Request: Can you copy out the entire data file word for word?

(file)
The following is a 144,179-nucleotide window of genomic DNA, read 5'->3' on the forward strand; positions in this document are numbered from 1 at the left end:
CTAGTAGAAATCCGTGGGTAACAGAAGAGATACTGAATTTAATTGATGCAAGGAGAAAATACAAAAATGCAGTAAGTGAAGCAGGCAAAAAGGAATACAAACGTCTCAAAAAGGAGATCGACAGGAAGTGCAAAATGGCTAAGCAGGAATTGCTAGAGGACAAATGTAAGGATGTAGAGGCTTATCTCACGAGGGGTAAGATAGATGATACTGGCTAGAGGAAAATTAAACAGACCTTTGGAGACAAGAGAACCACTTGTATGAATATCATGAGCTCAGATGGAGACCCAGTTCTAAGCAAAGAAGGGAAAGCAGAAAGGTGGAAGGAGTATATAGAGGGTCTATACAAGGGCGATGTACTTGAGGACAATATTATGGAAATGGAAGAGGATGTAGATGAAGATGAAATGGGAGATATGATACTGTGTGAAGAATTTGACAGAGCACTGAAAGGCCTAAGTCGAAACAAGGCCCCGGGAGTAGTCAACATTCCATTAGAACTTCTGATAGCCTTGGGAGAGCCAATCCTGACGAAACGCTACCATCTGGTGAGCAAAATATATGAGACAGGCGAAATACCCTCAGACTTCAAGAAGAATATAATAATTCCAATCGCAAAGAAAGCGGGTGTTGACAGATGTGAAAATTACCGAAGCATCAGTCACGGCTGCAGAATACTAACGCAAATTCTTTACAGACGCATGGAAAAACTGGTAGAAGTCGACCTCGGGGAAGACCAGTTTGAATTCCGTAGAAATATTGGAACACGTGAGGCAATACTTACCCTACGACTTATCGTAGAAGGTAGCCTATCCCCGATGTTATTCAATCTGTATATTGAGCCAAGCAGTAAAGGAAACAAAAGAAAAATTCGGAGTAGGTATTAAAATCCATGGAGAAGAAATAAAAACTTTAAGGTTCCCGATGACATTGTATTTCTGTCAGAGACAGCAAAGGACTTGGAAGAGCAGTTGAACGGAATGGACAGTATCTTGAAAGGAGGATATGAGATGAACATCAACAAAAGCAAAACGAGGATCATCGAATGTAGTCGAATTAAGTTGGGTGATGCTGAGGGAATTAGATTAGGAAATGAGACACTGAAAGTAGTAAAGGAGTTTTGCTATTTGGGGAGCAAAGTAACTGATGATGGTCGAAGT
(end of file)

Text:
The following is a 144,179-nucleotide window of genomic DNA, read 5'->3' on the forward strand; positions in this document are numbered from 1 at the left end:
CTAGTAGAAATCCGTGGGTAACAGAAGAGATACTGAATTTAATTGATGCAAGGAGAAAATACAAAAATGCAGTAAGTGAAGCAGGCAAAAAGGAATACAAACGTCTCAAAAAGGAGATCGACAGGAAGTGCAAAATGGCTAAGCAGGAATTGCTAGAGGACAAATGTAAGGATGTAGAGGCTTATCTCACGAGGGGTAAGATAGATGATACTGGCTAGAGGAAAATTAAACAGACCTTTGGAGACAAGAGAACCACTTGTATGAATATCATGAGCTCAGATGGAGACCCAGTTCTAAGCAAAGAAGGGAAAGCAGAAAGGTGGAAGGAGTATATAGAGGGTCTATACAAGGGCGATGTACTTGAGGACAATATTATGGAAATGGAAGAGGATGTAGATGAAGATGAAATGGGAGATATGATACTGTGTGAAGAATTTGACAGAGCACTGAAAGGCCTAAGTCGAAACAAGGCCCCGGGAGTAGTCAACATTCCATTAGAACTTCTGATAGCCTTGGGAGAGCCAATCCTGACGAAACGCTACCATCTGGTGAGCAAAATATATGAGACAGGCGAAATACCCTCAGACTTCAAGAAGAATATAATAATTCCAATCGCAAAGAAAGCGGGTGTTGACAGATGTGAAAATTACCGAAGCATCAGTCACGGCTGCAGAATACTAACGCAAATTCTTTACAGACGCATGGAAAAACTGGTAGAAGTCGACCTCGGGGAAGACCAGTTTGAATTCCGTAGAAATATTGGAACACGTGAGGCAATACTTACCCTACGACTTATCGTAGAAGGTAGCCTATCCCCGATGTTATTCAATCTGTATATTGAGCCAAGCAGTAAAGGAAACAAAAGAAAAATTCGGAGTAGGTATTAAAATCCATGGAGAAGAAATAAAAACTTTAAGGTTCCCGATGACATTGTATTTCTGTCAGAGACAGCAAAGGACTTGGAAGAGCAGTTGAACGGAATGGACAGTATCTTGAAAGGAGGATATGAGATGAACATCAACAAAAGCAAAACGAGGATCATCGAATGTAGTCGAATTAAGTTGGGTGATGCTGAGGGAATTAGATTAGGAAATGAGACACTGAAAGTAGTAAAGGAGTTTTGCTATTTGGGGAGCAAAGTAACTGATGATGGTCGAAGT